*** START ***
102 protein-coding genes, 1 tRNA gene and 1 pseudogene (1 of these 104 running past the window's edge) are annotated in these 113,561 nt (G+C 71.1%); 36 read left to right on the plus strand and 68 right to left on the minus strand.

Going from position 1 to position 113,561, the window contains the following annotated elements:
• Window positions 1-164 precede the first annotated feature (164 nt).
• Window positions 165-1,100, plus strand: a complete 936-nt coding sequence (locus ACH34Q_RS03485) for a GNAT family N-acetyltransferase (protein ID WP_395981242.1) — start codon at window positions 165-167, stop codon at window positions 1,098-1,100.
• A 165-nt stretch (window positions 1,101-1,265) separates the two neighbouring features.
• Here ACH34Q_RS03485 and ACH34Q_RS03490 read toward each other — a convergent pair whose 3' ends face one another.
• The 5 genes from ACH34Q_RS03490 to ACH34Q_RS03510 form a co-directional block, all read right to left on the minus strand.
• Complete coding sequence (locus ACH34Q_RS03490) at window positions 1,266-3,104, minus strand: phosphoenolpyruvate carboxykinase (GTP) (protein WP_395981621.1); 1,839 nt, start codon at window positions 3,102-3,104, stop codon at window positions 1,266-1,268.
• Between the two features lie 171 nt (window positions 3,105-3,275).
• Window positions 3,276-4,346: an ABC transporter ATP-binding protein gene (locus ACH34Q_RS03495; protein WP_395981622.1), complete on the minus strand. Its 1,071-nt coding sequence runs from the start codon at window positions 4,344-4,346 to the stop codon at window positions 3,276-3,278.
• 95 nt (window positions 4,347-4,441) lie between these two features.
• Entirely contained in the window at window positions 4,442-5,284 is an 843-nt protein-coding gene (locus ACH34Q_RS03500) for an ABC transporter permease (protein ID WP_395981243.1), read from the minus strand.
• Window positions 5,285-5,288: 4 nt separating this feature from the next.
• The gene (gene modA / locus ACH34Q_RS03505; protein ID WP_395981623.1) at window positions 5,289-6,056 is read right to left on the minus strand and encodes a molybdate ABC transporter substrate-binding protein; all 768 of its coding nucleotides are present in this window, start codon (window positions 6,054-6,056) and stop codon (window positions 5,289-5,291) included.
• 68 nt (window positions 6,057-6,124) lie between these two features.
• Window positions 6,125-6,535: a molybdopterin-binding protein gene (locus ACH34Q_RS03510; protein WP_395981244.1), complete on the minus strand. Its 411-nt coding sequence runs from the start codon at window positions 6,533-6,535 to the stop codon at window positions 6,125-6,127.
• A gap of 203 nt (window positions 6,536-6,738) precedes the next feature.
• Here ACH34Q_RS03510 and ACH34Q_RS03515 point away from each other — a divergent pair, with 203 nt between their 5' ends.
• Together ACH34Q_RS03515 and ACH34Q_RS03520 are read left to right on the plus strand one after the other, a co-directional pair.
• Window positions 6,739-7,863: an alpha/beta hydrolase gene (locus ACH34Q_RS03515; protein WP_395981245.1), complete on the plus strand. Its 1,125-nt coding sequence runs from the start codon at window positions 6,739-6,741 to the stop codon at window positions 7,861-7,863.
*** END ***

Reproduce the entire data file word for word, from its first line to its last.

102 protein-coding genes, 1 tRNA gene and 1 pseudogene (1 of these 104 running past the window's edge) are annotated in these 113,561 nt (G+C 71.1%); 36 read left to right on the plus strand and 68 right to left on the minus strand.

Going from position 1 to position 113,561, the window contains the following annotated elements:
• Window positions 1-164 precede the first annotated feature (164 nt).
• Window positions 165-1,100, plus strand: a complete 936-nt coding sequence (locus ACH34Q_RS03485) for a GNAT family N-acetyltransferase (protein ID WP_395981242.1) — start codon at window positions 165-167, stop codon at window positions 1,098-1,100.
• A 165-nt stretch (window positions 1,101-1,265) separates the two neighbouring features.
• Here ACH34Q_RS03485 and ACH34Q_RS03490 read toward each other — a convergent pair whose 3' ends face one another.
• The 5 genes from ACH34Q_RS03490 to ACH34Q_RS03510 form a co-directional block, all read right to left on the minus strand.
• Complete coding sequence (locus ACH34Q_RS03490) at window positions 1,266-3,104, minus strand: phosphoenolpyruvate carboxykinase (GTP) (protein WP_395981621.1); 1,839 nt, start codon at window positions 3,102-3,104, stop codon at window positions 1,266-1,268.
• Between the two features lie 171 nt (window positions 3,105-3,275).
• Window positions 3,276-4,346: an ABC transporter ATP-binding protein gene (locus ACH34Q_RS03495; protein WP_395981622.1), complete on the minus strand. Its 1,071-nt coding sequence runs from the start codon at window positions 4,344-4,346 to the stop codon at window positions 3,276-3,278.
• 95 nt (window positions 4,347-4,441) lie between these two features.
• Entirely contained in the window at window positions 4,442-5,284 is an 843-nt protein-coding gene (locus ACH34Q_RS03500) for an ABC transporter permease (protein ID WP_395981243.1), read from the minus strand.
• Window positions 5,285-5,288: 4 nt separating this feature from the next.
• The gene (gene modA / locus ACH34Q_RS03505; protein ID WP_395981623.1) at window positions 5,289-6,056 is read right to left on the minus strand and encodes a molybdate ABC transporter substrate-binding protein; all 768 of its coding nucleotides are present in this window, start codon (window positions 6,054-6,056) and stop codon (window positions 5,289-5,291) included.
• 68 nt (window positions 6,057-6,124) lie between these two features.
• Window positions 6,125-6,535: a molybdopterin-binding protein gene (locus ACH34Q_RS03510; protein WP_395981244.1), complete on the minus strand. Its 411-nt coding sequence runs from the start codon at window positions 6,533-6,535 to the stop codon at window positions 6,125-6,127.
• A gap of 203 nt (window positions 6,536-6,738) precedes the next feature.
• Here ACH34Q_RS03510 and ACH34Q_RS03515 point away from each other — a divergent pair, with 203 nt between their 5' ends.
• Together ACH34Q_RS03515 and ACH34Q_RS03520 are read left to right on the plus strand one after the other, a co-directional pair.
• Window positions 6,739-7,863: an alpha/beta hydrolase gene (locus ACH34Q_RS03515; protein WP_395981245.1), complete on the plus strand. Its 1,125-nt coding sequence runs from the start codon at window positions 6,739-6,741 to the stop codon at window positions 7,861-7,863.